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- Akerman Group Research Group
Colin J Akerman
Professor of Neuroscience
- Group Leader, Department of Pharmacology
- Corange Fellow and Tutor in Medicine, Corpus Christi College
I lead a neuroscience research group within the Department of Pharmacology at Oxford University. Our work is focused on understanding general principles by which synaptic connections in the brain are formed and are altered by activity-dependent processes. This is a fundamental challenge if we are to understand how the brain is organised and how it can change in response to information received from the environment. As well as probing these basic mechanisms, the aim is to contribute to a more complete description of how synaptic circuits become altered in conditions such as epilepsy and dementia.
In order to study synapse formation and synaptic plasticity, our research combines advanced optical methods, electrophysiological recordings, molecular-genetic techniques and computational approaches. We apply these to a variety of experimental questions in vivo, in vitro and in silico. This often requires us to build and customize our own equipment, write software for the acquisition and analysis of data and develop new molecular tools for observing and manipulating neuronal activity. This integrative approach enables us to address novel biological questions, to make significant contributions in the field, and to offer a rich training environment for scientists. Please take a look at our publications to get a sense of what we are working on.
The research group began in 2008 and is now made up of approximately 10 scientists, roughly half of whom are postdoctoral scientists, and half of whom are PhD students. I have been very lucky to have worked with some excellent young scientists in the group and I am delighted that many of them have moved on to set up their own research groups in Toronto, Edinburgh, Cape Town, Oxford and London.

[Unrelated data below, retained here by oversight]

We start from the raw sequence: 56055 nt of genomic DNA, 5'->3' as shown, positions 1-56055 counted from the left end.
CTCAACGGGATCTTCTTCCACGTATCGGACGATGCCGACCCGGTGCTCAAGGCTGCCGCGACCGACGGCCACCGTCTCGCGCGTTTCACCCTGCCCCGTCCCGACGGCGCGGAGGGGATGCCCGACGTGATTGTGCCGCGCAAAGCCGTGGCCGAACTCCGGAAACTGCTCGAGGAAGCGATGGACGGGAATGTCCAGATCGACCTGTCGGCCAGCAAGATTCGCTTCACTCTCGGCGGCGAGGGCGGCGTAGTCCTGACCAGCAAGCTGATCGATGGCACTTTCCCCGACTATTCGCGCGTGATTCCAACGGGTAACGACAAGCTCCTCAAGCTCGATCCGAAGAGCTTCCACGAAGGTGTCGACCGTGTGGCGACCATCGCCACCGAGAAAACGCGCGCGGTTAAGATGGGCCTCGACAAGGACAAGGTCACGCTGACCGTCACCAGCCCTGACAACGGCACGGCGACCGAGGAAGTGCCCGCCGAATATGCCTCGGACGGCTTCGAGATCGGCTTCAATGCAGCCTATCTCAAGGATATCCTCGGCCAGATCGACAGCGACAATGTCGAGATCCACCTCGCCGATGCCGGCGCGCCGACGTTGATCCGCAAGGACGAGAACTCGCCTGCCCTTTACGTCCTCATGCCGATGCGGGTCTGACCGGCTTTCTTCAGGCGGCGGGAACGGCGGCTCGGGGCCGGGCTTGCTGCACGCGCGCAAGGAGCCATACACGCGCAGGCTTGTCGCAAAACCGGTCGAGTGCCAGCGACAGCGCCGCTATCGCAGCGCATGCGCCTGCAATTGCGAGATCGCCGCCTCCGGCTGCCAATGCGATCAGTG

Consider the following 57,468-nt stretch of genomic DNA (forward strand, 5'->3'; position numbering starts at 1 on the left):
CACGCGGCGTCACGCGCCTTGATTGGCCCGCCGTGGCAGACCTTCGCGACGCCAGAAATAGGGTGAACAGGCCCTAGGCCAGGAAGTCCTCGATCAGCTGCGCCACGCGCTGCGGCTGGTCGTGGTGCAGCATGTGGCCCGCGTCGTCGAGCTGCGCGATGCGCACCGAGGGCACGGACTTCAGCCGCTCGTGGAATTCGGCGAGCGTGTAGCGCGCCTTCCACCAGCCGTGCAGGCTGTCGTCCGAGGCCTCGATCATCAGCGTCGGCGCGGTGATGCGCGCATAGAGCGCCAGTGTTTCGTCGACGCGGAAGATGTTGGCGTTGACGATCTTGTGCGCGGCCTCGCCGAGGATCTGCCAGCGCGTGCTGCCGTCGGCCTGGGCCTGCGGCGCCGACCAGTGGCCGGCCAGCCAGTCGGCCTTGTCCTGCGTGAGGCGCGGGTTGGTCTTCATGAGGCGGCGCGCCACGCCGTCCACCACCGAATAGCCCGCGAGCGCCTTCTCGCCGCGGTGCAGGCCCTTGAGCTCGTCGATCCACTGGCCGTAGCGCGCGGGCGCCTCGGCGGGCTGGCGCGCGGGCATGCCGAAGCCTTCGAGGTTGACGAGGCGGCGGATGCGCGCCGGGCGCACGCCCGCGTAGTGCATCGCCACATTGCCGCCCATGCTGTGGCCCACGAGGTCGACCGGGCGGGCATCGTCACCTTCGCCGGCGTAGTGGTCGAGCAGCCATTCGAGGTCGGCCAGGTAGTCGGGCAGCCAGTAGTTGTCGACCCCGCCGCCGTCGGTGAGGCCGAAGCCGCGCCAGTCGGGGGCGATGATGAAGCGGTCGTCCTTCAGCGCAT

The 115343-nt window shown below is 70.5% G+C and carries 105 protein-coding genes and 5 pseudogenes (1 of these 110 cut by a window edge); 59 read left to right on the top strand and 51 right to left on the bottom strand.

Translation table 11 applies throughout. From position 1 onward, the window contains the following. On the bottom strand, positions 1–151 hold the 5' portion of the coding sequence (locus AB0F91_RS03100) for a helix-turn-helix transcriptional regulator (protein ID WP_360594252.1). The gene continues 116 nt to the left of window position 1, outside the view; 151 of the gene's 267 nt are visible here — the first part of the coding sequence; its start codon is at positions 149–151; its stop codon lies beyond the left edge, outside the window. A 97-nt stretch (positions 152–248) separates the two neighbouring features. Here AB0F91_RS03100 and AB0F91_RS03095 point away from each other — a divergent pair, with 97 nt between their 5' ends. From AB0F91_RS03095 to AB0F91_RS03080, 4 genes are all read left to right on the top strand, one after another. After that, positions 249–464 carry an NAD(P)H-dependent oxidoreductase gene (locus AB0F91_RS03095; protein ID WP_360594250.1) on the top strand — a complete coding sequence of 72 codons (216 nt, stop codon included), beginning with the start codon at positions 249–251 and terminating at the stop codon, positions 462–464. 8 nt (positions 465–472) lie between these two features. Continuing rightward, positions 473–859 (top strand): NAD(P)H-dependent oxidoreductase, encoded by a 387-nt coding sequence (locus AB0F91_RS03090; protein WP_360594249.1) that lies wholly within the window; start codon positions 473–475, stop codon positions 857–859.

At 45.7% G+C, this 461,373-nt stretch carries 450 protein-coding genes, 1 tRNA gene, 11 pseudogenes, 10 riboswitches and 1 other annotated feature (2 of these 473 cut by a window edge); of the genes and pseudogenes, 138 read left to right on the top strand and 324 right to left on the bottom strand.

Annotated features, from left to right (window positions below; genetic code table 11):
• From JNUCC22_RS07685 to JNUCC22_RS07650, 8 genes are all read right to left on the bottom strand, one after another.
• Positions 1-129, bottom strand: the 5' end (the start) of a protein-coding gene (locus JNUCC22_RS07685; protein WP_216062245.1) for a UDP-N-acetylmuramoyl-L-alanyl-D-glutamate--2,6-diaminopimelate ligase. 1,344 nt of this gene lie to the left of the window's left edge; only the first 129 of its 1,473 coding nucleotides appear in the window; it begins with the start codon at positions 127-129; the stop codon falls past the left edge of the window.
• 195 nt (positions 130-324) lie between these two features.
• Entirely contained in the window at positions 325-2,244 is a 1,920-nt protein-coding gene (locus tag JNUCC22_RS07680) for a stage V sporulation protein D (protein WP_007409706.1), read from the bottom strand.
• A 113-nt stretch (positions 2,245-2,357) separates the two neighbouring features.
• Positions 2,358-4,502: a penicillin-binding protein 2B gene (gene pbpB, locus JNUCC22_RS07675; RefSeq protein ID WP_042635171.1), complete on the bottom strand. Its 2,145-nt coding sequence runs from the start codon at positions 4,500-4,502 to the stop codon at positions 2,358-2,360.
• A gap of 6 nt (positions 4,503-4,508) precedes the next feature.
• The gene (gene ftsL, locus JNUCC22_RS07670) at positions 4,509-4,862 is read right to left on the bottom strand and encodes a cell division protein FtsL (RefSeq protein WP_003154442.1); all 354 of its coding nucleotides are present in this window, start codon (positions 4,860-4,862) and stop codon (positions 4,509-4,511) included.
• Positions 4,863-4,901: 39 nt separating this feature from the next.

In addition to my role as a group leader, I am also a University Lecturer and Medical Tutor at Corpus Christi College.
Neuronal Chloride Regulation via KCC2 Is Modulated through a GABAB Receptor Protein Complex.
Wright R. et al, (2017), J Neurosci, 37, 5447 - 5462
Mapping neurogenesis onset in the optic tectum of Xenopus laevis.
Herrgen L. and Akerman CJ., (2016), Dev Neurobiol, 76, 1328 - 1341
Random synaptic feedback weights support error backpropagation for deep learning.
Lillicrap TP. et al, (2016), Nat Commun, 7
Tight Coupling of Astrocyte pH Dynamics to Epileptiform Activity Revealed by Genetically Encoded pH Sensors.
Raimondo JV. et al, (2016), J Neurosci, 36, 7002 - 7013
Assessing similarity to primary tissue and cortical layer identity in induced pluripotent stem cell-derived cortical neurons through single-cell transcriptomics.
Handel AE. et al, (2016), Hum Mol Genet, 25, 989 - 1000
Sensory-Evoked Spiking Behavior Emerges via an Experience-Dependent Plasticity Mechanism.
van Rheede JJ. et al, (2015), Neuron, 87, 1050 - 1062
Ion dynamics during seizures.
Raimondo JV. et al, (2015), Front Cell Neurosci, 9
Calcium-dependent neuroepithelial contractions expel damaged cells from the developing brain.
Herrgen L. et al, (2014), Dev Cell, 31, 599 - 613